On my way out, I asked for a picture of the team and it was a short moment that summed up my experience at Social Enterprise NL that day: A well-organized team always up for a laugh and obviously enjoying their work, but also busy busy busy trying to meet their members’ needs, lobbying for favorable social enterprise legislation, offering a support program, managing their partners and external communications. I look forward to meeting more membership organizations and start talking to some of their participants. I want to get a better sense of the importance of a structured content-laden support program compared to the pure community benefit. After all, members do pay to be part of this network, I want to know which factors add the most value, and what we can learn from membership organizations for other support programs.

twitter@SocEntNL

social-enterprise.nl

Spotlight: Stefan Panhuijsen

Stefan Pnahuijsen

What drives you?

Contributing to a better world where people take responsibility for their environment.

Biggest #SocEnt trend in the last 5 years?

The combination of different societal goals. Taxi Electric contributes to less air pollution AND the employment of elderly, Fairphone contributes to fair mining in Congo AND better working conditions in China.

Background

“I have always worked in small teams with really dedicated people. I think that is the most important reason why I always enjoy my work! At the moment, I learn a lot from our directors at Social Enterprise NL who bring a lot experience to the table.”

twitter @spanhuijsen

 

Netherlands Warm Up

Before heading to the Netherlands I came across a 2011 report by McKinsey & Co. “Opportunities for the Dutch Social Enterprise Sector“. It is four years old, the researchers analysed 700 social entrepreneurs, 100 of them in more detail – I figured this was as close as I was going to get to a country-specific report on the social enterprise sector.

Observation #1: Willemijn Verloop seems to be the person to know. Along with some introductions, another Social Venturer sent me an article about Social Enterprise in the Netherlands, featuring Willemijn Verloop. Co-author of this McKinsey report: Willemijn Verloop. Founder of two support organizations for social entrepreneurs in the Netherlands: Willemijn Verloop. The book “Social Enterprise Unraveled – Best practices from the Netherlands” that some interview partners recommended – written by: Willlemijn Verloop. I didn’t get to chance to meet her, tracking down this mastermind seems difficult. But if you read this, Willemijn, I’m waiting by the phone, coffee is on me!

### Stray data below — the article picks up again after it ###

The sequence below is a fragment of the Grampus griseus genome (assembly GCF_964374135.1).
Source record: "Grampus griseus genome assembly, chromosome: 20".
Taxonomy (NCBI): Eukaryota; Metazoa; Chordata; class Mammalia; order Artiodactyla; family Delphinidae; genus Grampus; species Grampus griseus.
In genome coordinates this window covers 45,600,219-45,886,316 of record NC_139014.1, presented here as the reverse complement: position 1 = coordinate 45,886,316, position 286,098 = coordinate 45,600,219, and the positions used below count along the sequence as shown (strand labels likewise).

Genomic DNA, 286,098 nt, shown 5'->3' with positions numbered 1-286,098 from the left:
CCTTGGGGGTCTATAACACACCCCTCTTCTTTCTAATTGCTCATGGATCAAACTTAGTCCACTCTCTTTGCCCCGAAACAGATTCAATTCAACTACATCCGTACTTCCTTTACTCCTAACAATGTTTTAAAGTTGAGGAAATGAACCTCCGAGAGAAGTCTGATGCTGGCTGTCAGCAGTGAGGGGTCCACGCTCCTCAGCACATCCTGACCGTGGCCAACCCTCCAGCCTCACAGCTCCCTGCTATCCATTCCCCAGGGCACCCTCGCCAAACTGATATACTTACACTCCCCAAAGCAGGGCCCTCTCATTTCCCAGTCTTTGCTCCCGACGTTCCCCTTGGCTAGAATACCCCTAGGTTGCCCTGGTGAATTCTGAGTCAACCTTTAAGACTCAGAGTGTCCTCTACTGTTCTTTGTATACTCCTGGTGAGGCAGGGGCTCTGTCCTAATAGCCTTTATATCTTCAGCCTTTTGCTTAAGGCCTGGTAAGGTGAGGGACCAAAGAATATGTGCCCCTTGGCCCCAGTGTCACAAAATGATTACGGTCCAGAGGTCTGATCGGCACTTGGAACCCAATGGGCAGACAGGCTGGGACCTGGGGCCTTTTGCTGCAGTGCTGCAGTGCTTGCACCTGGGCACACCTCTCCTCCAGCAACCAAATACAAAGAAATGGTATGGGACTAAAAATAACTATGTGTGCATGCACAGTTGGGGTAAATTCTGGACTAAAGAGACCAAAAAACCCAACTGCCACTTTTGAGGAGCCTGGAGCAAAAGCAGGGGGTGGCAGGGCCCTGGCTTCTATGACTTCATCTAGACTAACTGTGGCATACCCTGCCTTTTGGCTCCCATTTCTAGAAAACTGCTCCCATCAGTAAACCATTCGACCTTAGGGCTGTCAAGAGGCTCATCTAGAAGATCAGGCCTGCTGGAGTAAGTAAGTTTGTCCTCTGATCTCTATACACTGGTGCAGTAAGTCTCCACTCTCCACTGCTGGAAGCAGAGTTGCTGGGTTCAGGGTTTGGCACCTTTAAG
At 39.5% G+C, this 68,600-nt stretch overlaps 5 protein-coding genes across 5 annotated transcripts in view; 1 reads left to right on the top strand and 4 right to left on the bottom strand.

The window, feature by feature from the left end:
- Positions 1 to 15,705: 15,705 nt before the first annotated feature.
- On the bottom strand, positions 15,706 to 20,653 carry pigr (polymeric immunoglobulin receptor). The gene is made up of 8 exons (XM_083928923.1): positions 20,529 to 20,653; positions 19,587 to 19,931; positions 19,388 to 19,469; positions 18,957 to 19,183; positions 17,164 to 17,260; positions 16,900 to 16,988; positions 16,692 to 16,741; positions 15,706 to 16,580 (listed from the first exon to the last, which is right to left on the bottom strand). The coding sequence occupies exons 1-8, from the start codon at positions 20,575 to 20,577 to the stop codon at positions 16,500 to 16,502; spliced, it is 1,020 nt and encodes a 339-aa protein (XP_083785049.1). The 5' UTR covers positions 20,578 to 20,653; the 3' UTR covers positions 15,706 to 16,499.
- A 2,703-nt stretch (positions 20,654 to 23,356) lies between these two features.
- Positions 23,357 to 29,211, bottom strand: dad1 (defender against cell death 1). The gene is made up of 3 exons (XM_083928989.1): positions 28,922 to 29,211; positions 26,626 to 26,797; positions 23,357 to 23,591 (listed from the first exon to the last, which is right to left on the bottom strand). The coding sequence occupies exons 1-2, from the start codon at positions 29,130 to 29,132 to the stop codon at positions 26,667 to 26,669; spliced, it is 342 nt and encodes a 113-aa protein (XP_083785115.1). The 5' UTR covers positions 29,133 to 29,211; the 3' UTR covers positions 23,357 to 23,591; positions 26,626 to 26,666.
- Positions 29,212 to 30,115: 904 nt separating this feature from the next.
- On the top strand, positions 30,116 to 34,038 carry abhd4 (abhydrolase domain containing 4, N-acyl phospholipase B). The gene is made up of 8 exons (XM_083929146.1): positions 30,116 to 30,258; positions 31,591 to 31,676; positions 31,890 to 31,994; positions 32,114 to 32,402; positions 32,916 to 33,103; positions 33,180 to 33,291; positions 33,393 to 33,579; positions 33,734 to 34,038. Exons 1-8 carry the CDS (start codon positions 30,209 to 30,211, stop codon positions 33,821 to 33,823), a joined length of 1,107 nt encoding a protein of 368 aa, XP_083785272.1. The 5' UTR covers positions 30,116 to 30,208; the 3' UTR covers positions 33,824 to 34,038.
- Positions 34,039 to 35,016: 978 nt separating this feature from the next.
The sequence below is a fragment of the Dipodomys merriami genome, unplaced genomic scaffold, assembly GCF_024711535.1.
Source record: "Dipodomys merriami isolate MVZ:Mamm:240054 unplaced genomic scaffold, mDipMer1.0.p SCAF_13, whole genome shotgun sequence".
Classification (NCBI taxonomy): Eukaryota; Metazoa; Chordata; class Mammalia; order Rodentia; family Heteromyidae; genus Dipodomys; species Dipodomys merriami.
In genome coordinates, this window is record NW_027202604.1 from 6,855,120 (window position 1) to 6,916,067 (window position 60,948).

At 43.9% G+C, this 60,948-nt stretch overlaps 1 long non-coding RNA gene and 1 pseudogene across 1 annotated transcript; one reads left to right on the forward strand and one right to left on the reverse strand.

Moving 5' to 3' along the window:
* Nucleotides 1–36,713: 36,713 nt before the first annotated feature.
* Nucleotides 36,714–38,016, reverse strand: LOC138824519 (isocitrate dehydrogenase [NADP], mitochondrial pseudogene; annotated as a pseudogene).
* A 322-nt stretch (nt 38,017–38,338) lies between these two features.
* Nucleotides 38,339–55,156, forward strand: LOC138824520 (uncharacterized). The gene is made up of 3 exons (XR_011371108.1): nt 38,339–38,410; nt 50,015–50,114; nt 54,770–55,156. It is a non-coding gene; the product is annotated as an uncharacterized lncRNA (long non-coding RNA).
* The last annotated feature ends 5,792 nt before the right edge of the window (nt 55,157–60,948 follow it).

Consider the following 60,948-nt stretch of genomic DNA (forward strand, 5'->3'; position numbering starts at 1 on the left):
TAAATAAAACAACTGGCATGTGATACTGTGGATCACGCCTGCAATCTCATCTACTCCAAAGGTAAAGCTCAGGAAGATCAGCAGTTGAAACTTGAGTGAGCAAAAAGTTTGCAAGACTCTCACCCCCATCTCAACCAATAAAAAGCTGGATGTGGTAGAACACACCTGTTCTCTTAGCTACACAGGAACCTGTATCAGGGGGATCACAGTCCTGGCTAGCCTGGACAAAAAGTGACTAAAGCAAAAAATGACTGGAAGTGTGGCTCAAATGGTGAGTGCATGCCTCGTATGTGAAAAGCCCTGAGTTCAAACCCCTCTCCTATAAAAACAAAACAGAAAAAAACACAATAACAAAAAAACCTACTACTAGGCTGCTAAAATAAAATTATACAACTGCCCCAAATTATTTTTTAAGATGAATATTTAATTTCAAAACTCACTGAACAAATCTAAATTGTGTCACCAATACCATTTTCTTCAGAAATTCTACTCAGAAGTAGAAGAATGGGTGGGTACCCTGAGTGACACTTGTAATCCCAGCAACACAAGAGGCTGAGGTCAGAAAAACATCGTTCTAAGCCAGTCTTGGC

Observation #2: The Dutch seem to have it together when it comes to being and working with social entrepreneurs. The report starts of with defining social enterprise as “a company with the primary goal to deliver social value in a financially sustainable and independent way”. Concise and without much lingo. I like it.

Dutch social enterprises: challenges and supporters

If you are one of the 4,000 – 5,000 social enterprises in the Netherlands, you are most likely active in sectors of biosystems, cleantech, economic development, civic engagement health and well-being, or education. Secondly, the challenges you are most likely to encounter are these:

  1. Developing business models – at the time only 42% of social enterprises under study were profitable
  2. Becoming a manager both internal and external: leading the company through a stage of scaling and growth, and in the process managing an increasing number of clients, data, and responsibilities
  3. Gaining access to venture capital
  4. Legislation
Challenges of Social Enterprises in the Netherlands, McKinsey, 2011, p.10

Challenges of Social Enterprises in the Netherlands, McKinsey, 2011, p.10

Let’s get to the juicy bits: The report has an entire chapter dedicated to support networks for social entrepreneurs internationally, and the Netherlands more specifically. Giving social venture support organizations concrete marching orders is great! If every country report ever written on social enterprise did that, I wouldn’t be doing this work. So, should you ever write a report for me, or with me, or about me, please include a chapter that talks about and to support organizations directly. Dankewell! For the Dutch sector the report lists four main types of support organizations:

  • coaches and education facilities
  • investors and match-makers
  • researchers, and
  • lobby organizations (to improve legislation)

The core of the report is a set of recommendations in which the authors call for

  • Promotion: awareness and visibility of the sector in the Netherlands
  • Education: gearing more talent towards the social enterprise sector
  • Support: management support in developing triple bottom line business models, coaching and access to relevant networks
  • Capital: access to seed and especially growth capital and matchmaking intermediaries
  • Guidelines: (inter)national standards for measuring both financial and social impact
  • Government recognition and support: for example in creating right conditions and opportunities for Social Enterprises to grow (e.g., supportive legislation)
Current Providers of Seed and Growth Capital in the Netherlands, McKinsey, 2011, p. 12

Current Providers of Seed and Growth Capital in the Netherlands, McKinsey, 2011, p. 12

To be fair, this was the first report of this kind that I have come across (point for the Dutch sector already), and with little material for comparison, I think it’s very concrete and direct. I was already looking forward to what I would find in the following week!